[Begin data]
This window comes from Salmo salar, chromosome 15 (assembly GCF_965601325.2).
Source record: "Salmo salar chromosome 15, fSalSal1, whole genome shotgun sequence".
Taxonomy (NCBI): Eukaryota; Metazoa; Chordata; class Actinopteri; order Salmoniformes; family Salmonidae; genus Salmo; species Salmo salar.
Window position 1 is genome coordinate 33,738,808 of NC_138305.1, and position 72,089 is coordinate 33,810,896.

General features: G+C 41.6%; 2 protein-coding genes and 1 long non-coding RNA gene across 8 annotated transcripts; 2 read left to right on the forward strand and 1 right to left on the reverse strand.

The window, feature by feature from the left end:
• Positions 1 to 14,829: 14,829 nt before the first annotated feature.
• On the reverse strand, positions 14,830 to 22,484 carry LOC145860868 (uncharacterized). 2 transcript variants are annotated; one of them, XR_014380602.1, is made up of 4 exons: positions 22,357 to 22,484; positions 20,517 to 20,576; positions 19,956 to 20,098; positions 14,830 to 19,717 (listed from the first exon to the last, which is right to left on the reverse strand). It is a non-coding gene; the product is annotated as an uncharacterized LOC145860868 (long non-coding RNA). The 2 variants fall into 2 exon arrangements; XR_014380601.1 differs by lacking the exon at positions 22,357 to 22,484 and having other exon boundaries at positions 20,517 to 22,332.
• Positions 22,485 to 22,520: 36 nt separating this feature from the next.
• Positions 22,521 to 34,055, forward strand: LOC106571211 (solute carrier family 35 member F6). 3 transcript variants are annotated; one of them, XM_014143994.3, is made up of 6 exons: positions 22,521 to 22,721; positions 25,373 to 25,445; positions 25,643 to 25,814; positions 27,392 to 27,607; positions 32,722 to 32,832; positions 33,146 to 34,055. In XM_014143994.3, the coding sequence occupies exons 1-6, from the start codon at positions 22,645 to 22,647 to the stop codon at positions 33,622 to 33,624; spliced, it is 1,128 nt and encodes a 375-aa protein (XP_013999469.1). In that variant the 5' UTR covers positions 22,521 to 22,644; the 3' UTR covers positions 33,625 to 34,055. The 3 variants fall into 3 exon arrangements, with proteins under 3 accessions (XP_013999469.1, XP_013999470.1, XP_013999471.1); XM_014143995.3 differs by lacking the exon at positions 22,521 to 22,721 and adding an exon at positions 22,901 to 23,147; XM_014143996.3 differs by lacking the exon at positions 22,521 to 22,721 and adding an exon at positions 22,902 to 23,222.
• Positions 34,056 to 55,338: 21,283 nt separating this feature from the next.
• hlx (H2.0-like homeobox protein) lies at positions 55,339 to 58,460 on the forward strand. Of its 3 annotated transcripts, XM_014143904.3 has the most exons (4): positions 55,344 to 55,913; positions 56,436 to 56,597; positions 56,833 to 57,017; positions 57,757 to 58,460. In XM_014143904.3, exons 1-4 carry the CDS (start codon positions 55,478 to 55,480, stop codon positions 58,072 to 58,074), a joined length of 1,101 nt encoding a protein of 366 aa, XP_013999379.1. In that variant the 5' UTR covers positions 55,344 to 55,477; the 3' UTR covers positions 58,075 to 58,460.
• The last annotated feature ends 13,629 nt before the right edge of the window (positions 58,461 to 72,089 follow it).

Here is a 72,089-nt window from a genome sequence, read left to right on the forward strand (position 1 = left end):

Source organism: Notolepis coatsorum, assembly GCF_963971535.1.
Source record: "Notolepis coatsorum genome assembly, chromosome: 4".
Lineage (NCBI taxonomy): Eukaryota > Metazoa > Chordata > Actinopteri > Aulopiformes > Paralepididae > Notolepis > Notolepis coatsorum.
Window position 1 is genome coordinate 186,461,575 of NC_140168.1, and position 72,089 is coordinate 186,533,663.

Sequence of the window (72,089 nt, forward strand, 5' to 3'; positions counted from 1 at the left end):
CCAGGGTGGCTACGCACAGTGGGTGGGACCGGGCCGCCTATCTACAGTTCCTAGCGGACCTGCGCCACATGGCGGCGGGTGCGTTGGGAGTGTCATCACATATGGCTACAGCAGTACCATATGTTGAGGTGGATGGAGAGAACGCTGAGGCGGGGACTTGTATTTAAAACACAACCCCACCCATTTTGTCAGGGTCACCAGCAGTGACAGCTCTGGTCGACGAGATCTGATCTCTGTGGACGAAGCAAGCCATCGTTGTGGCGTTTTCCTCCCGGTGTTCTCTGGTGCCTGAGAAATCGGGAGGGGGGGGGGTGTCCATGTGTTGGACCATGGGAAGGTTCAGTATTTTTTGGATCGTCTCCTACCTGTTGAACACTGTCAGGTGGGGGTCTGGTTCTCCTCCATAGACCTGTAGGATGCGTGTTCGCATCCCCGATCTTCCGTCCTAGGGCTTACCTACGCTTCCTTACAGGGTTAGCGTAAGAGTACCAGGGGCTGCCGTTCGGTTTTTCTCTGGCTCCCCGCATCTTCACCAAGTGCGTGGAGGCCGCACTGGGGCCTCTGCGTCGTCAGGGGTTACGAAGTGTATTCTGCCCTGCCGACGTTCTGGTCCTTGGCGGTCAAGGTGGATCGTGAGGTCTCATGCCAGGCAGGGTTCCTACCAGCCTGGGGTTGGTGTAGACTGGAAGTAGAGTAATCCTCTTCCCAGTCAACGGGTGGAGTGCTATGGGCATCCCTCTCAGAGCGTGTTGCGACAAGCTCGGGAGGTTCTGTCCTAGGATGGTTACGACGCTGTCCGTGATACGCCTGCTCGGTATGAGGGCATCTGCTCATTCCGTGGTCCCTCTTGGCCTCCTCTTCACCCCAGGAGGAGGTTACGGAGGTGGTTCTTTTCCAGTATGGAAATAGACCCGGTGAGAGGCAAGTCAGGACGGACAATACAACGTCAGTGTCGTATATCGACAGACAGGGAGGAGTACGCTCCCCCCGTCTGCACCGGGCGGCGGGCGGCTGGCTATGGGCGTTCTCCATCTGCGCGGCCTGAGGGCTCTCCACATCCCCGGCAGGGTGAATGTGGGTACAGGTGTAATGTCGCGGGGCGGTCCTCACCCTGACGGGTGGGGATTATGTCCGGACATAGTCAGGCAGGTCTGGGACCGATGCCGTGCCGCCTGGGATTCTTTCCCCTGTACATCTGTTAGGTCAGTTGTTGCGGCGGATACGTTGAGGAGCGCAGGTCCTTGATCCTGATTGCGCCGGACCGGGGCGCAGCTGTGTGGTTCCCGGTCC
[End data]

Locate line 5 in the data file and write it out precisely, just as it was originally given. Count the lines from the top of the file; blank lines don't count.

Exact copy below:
General features: G+C 41.6%; 2 protein-coding genes and 1 long non-coding RNA gene across 8 annotated transcripts; 2 read left to right on the forward strand and 1 right to left on the reverse strand.